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Full Online Book HomeLong StoriesReckoning - Chapter 4. Sunset And Dark
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Reckoning - Chapter 4. Sunset And Dark Post by :CalGolden Category :Long Stories Author :Robert W. Chambers Date :May 2012 Read :1293

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Reckoning - Chapter 4. Sunset And Dark


It was six o'clock in the early evening, the sun still shining, and in the air a sea-balm most delicious. Sir Peter and Captain Butler had gone to see Sir Henry, Butler desiring to be presented by so grand a personage as Sir Peter, I think, through mere vanity; for his own rank and title and his pressing mission should have been sufficient credentials. Sir Henry Clinton was not too difficult of approach.

Meanwhile I, finding neither Lady Coleville nor the Hon. Elsin Grey at home, had retired to my chambers to write to Colonel Willett concerning Butler's violent designs on the frontier. When I finished I made a sealed packet of all papers accumulated, and, seizing hat, snuff-box, and walking-stick, went out into Wall Street, through the dismal arcades of the City Hall, and down to Hanover Square. Opposite Mr. Goelet's Sign of the Golden Key, and next door to Mr. Minshall's fashionable Looking-Glass Store, was the Silver Box, the shop of Ennis the Tobacconist, a Boston man in our pay; and it was here that for four years I was accustomed to bring the dangerous despatches that should go north to his Excellency or to Colonel Willett, passed along from partizan to partizan and from agent to agent, though who these secret helpers along the route might be I never knew, only that Ennis charged himself with what despatches I brought, and a week or more later they were at Dobbs Ferry, West Point, or in Albany. John Ennis was there when I entered; he bowed his dour and angular New England bow, served a customer with snuff, bowed him to the door, then returned grinning to me, rubbing his long, lean, dangerous hands upon his apron--hands to throttle a Tryon County wolf!

"Butler's in town," he said harshly, through his beak of a nose. "I guess there's blood to be smelled somewhere in the north when the dog-wolf's abroad at sunup. He came by sloop this morning," he added, taking the packet from my hands and laying it upon a table in plain sight--the best way to conceal anything.

"How do you know?" I asked.

"A Bull's-Head drover whistled it an hour since," he said carelessly. "That same drover and his mate desire to see you, Mr. Renault. Could you, by chance, take the air at dusk--say on Great George Street--until you hear a whippoorwill?"

I nodded.

"You will not fail, then, sir? This drover and his fellow go north to-night, bearing the cross o' fire."

"I shall not fail them," I said, drawing a triple roll of guineas from my pocket. "This money goes to the prison-ships; they are worse off there than under Cunningham. See to it, Ennis. I shall bring more to-morrow."

He winked; then with grimace and circumstance and many a stiff-backed bow conducted me to the door, where I stood a moment, snuff-box in hand, as though testing some new and most delicious brand just purchased from the Silver Box.

There were many respectable folk abroad in Hanover Square, thronging the foot-paths, crowding along the gay shop-windows, officers lagging by the jeweler's show, sober gentlemen clustering about the book-stalls, ladies returning from their shopping or the hair-dresser's, young bucks, arm in arm, swaggering in and out of coffee-house and tavern.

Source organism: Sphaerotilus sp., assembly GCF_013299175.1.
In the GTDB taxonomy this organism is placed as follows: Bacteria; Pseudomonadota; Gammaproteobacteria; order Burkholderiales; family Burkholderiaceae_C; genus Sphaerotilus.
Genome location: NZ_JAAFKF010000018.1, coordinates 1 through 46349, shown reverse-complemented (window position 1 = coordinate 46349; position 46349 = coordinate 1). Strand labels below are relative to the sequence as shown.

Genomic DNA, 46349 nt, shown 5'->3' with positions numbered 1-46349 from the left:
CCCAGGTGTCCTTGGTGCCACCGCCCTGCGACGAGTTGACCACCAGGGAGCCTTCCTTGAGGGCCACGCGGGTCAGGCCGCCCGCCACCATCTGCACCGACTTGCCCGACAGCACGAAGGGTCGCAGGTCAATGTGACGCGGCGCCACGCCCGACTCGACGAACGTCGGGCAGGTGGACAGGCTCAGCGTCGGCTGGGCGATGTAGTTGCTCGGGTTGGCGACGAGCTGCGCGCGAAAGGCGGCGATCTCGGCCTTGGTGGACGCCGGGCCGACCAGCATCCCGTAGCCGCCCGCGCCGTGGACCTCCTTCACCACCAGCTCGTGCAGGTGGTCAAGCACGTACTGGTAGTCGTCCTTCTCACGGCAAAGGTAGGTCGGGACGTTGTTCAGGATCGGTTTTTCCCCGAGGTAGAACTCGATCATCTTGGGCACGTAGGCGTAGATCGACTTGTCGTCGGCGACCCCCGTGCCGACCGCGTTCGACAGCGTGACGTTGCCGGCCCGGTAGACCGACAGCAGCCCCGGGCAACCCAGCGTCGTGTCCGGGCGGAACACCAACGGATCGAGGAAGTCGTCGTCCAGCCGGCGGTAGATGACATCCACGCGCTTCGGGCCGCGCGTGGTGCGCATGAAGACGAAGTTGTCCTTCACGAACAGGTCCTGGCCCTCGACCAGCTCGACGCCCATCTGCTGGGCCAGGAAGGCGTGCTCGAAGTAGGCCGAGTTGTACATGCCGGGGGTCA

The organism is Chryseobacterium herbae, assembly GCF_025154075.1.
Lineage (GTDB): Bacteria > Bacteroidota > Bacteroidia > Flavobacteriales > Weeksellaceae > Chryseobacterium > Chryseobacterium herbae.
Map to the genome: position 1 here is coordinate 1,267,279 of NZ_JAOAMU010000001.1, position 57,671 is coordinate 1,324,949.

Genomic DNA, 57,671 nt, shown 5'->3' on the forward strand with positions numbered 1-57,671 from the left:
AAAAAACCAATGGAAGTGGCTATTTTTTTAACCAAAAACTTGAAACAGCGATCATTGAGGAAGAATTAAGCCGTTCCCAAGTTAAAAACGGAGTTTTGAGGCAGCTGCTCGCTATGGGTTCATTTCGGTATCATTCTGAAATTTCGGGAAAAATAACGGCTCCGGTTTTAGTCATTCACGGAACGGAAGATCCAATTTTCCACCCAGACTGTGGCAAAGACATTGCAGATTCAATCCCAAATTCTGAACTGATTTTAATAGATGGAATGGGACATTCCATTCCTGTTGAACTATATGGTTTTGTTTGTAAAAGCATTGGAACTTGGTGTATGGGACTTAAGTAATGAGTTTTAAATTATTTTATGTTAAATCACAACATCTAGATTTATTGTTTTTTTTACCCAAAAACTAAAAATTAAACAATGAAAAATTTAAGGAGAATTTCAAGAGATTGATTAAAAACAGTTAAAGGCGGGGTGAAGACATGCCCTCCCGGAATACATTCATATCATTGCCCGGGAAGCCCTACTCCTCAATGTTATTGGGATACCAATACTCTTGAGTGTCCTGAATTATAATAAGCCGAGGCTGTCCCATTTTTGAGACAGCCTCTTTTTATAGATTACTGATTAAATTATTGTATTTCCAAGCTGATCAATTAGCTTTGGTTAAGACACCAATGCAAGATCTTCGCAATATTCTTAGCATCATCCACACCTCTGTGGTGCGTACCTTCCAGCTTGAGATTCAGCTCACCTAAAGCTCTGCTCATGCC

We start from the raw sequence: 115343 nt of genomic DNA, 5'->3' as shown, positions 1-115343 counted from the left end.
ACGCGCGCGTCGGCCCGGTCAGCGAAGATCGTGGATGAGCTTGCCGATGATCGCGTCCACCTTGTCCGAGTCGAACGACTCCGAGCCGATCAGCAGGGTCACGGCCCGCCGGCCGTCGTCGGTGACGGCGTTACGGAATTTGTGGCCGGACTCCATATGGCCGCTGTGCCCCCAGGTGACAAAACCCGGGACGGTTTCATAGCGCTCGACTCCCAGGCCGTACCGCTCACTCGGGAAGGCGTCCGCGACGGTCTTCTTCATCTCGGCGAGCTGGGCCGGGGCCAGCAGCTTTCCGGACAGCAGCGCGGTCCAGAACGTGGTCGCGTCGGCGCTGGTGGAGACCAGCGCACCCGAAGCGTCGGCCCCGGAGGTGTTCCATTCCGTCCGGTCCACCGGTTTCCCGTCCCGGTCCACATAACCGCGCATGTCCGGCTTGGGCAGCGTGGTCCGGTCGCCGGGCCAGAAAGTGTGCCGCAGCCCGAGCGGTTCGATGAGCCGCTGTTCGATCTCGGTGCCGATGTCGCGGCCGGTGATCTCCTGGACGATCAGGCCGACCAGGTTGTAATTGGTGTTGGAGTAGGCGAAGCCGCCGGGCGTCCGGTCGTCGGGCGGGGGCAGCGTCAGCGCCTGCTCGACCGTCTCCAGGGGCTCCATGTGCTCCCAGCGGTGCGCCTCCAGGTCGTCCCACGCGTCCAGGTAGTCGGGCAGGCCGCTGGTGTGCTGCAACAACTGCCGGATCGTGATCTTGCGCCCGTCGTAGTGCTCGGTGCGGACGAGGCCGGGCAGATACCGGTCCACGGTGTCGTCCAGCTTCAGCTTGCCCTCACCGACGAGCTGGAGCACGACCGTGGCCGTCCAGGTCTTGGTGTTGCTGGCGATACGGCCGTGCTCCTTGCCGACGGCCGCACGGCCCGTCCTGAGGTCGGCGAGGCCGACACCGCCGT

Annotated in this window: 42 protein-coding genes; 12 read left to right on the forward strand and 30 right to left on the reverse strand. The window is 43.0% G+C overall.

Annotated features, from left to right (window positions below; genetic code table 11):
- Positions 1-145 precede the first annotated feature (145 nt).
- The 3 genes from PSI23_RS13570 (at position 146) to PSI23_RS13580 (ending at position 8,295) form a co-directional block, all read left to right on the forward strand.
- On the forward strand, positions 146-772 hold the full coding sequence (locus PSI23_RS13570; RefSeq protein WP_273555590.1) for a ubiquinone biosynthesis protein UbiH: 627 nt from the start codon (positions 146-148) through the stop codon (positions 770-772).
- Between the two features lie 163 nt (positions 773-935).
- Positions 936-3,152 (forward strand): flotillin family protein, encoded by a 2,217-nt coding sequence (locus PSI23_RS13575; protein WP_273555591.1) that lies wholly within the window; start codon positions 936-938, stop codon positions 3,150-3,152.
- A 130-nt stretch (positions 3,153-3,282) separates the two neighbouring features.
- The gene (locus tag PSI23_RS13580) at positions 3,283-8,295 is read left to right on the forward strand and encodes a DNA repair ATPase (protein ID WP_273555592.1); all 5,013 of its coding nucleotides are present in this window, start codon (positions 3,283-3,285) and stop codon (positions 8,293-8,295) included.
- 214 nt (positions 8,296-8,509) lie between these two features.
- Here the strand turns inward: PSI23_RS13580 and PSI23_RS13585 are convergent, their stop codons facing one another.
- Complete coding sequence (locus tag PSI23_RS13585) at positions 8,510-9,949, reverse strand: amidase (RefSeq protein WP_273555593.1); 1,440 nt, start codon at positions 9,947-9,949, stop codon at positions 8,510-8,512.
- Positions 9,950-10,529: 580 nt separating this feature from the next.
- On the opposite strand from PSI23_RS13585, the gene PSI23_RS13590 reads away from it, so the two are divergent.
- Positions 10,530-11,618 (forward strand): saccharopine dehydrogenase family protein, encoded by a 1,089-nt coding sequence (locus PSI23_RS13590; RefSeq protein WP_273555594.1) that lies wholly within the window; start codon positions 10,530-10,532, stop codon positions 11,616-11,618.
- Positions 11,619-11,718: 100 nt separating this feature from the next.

As I stood there, making pretense to take snuff, I noticed a sedan-chair standing before Mrs. Ballin's millinery-shop, and seeing that the bearers were Lady Coleville's men, I crossed the street.

As I came up they touched their hats, and at the same moment the shop-door opened and out tripped, not Lady Coleville at all, but the Hon. Elsin Grey in the freshest of flowered gowns, wearing a piquant chip hat a la Gunning, with pink ribbons tied under her dainty chin.

"You!" she cried. "Of all men, to be caught a-raking in Hanover Square like some mincing macaroni, peeping into strange sedan-chairs!"

"I knew it was Lady Coleville's chair," I said, laughing, yet a little vexed, too.

"It isn't; it's Mrs. Barry's," she said. "Our chairs are all at the varnishers. Now what excuse can you trump up?"

"The bearers are Lady Coleville's," I said. "Don't be disagreeable. I came to walk with you."

"Expecting to meet Rosamund Barry! Thank you, Carus. And I may add that I have seen little of you since Friday; not that I had noticed your absence, but meeting you on your favorite promenade reminded me how recreant are men. Heigho! and alas! You may hand me to my chair before you leave me to go ogling Broad Street for your Sacharissa."

I conducted her to the curb in silence, tucking her perfumed skirts in as she seated herself. The bearers resumed the bars, and I, hat under one arm and stick at a fashionable angle, strolled along beside the chair as it proceeded up Wall Street. It was but a step to Broadway. I opened the chair door and aided her to descend, then dismissed the bearers and walked slowly with her toward the stoop.

"This silence is truly soothing," she observed, nose in the air, "but one can not expect everything, Mr. Renault."

"What is it that you lack?" I asked.

"A man to talk to," she said disdainfully. "For goodness sake, Carus, change that sulky face for a brighter mask and find a civil word for me. I do not aspire to a compliment, but, for mercy's sake, say something!"

"Will you walk with me a little way?" I inquired stiffly.

"Walk with you? Oh, what pleasure! Where? On Broadway? On Crown Street? On Queen Street? Or do you prefer Front Street and Old Slip? I wish to be perfectly agreeable, Carus, and I'll do anything to please you, even to running away with you in an Italian chaise!"

"I may ask you to do that, too," I said.

"Ask me, then! Mercy on the man! was there ever so willing a maid? Give me a moment to fetch a sun-mask and I'm off with you to any revel you please--short of the Coq d'Or," she added, with a daring laugh--"and I might be persuaded to that--as far as the cherry-trees--with _you_, Carus, and let my reputation go hang!"